4. ““I’ve been doing this for 30 years. There’s nothing you can hold over my head or anybody out there.”

    Those days of rank entitlement to power appear to be slipping slowly into the past. Surveillance tech is on the rise. Also, there is nothing stopping anyone from finding out where this cop lives and organizing regular flash mobs until he is fired if he hasn’t been already.

    Cops have always been crooked. What we are seeing as the kitchen lights are flicked on by the technology, is just how bad indeed the cockroach problem has become.

    Of course, treating waterboarding as almost-maybe-torture though it remains a war crime has shown police departments everywhere that any tactic only slightly less awful than torture is now available for rapid deployment by police in the form of SWAT teams to deal with parking infractions.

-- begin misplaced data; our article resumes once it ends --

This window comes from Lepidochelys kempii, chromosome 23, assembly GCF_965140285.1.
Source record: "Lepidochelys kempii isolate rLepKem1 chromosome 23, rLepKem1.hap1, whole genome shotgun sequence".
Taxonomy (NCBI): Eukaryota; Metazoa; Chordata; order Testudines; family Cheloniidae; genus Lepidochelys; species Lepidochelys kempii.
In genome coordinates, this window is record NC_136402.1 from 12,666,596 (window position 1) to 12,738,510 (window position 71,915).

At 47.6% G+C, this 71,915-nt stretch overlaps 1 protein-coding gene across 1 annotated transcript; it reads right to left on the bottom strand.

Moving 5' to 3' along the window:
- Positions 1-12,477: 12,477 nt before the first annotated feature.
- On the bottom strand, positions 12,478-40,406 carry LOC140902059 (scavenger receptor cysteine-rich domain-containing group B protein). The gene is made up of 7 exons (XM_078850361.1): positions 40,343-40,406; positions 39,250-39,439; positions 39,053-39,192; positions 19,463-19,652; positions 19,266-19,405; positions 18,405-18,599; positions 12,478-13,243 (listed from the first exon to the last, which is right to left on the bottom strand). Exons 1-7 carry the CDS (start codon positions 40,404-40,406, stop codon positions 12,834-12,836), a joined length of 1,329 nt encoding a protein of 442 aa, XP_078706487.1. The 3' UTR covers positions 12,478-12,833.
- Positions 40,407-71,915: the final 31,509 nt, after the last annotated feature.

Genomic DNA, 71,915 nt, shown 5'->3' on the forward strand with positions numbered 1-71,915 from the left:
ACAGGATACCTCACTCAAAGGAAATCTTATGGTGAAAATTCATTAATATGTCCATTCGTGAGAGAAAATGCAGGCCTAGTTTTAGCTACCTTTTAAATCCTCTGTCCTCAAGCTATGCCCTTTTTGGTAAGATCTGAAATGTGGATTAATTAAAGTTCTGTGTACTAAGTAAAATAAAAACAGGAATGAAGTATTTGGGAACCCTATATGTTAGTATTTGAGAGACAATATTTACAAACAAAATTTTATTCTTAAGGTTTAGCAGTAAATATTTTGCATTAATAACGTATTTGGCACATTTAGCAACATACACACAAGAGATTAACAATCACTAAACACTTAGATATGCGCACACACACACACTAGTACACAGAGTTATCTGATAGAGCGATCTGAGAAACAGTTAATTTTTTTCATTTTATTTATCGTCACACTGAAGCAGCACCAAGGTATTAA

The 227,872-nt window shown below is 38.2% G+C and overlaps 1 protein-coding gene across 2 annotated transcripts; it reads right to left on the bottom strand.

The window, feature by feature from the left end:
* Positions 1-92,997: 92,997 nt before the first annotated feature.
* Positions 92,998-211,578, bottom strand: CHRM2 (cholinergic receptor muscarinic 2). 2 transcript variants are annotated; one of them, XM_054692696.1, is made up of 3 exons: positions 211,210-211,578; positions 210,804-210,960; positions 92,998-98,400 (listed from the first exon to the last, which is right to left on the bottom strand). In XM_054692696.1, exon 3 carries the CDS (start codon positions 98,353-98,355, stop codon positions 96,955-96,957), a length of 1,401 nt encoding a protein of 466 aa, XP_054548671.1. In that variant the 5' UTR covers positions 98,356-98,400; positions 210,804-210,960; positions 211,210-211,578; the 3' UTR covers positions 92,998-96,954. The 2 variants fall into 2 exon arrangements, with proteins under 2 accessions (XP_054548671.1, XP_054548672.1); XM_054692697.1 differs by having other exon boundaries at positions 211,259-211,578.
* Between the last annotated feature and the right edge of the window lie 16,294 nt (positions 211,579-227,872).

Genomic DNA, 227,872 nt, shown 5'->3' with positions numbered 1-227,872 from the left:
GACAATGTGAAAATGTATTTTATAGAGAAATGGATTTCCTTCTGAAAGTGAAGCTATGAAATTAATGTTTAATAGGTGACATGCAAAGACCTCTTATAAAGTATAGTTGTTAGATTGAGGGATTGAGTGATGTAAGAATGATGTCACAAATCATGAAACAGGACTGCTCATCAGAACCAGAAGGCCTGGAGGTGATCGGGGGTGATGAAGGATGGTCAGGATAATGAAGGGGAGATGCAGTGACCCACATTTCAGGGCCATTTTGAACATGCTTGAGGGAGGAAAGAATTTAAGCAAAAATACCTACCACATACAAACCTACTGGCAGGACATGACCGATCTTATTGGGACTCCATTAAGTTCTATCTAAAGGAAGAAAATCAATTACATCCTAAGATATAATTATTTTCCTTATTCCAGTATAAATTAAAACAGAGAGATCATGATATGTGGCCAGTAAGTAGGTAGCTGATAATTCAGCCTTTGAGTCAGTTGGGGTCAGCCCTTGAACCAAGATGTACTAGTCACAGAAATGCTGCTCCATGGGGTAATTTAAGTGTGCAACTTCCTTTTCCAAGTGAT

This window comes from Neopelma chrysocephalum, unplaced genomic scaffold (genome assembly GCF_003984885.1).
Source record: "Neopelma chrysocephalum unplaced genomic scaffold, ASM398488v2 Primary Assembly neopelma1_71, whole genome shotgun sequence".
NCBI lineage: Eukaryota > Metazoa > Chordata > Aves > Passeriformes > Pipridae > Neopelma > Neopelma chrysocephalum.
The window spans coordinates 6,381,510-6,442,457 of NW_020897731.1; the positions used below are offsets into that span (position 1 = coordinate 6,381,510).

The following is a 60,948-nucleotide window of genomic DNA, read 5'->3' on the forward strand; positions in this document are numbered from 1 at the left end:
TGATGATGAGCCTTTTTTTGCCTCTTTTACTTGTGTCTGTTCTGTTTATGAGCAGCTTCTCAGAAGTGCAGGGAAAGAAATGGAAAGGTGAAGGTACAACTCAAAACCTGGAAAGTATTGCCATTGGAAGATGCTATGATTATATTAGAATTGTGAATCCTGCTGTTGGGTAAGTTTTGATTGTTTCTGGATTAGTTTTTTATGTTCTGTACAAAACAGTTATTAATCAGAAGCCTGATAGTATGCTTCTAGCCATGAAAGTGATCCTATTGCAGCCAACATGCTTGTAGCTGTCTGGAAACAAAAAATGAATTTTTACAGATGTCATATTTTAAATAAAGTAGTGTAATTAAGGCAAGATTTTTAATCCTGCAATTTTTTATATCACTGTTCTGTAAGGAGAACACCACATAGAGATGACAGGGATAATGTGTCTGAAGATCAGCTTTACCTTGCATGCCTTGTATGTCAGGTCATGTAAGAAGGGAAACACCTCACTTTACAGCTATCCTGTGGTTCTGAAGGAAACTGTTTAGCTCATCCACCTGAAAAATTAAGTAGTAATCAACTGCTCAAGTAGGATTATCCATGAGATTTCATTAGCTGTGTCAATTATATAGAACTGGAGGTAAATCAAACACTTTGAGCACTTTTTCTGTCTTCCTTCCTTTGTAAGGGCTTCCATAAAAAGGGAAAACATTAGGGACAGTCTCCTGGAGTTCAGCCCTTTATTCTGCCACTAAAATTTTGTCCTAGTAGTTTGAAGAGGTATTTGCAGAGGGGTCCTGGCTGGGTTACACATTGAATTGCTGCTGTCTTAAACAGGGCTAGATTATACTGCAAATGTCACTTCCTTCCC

“There’s nothing you can hold over my head or anybody out there.”

    Citizens retain the power to end it, but they have to unite, and remain so.

  5. Back in 2007, I consulted an attorney at law about a legal problem which had come to my attention. As I remember what I said, and what the attorney said, most of 7 years ago, it went like this:

    Once on a time I asked an attorney, “Is it reasonable to require people to do what is impossible?”

    The attorney replied, “I don’t know.”

    I next asked the attorney, “Is it decent to require people to do the impossible and punish them for the inescapable failure?”

    The attorney replied, “I don’t know.”

    “The law” requires that people, police officers included, regularly do the impossible, for the law takes no factual account of what is, or is not, actually possible.

    I asked another attorney to tell me how, in clear and willful conscious conscience, I could learn the law well enough to never, never ever, violate it. That attorney informed me that what I wanted the attorney to tell me impossible.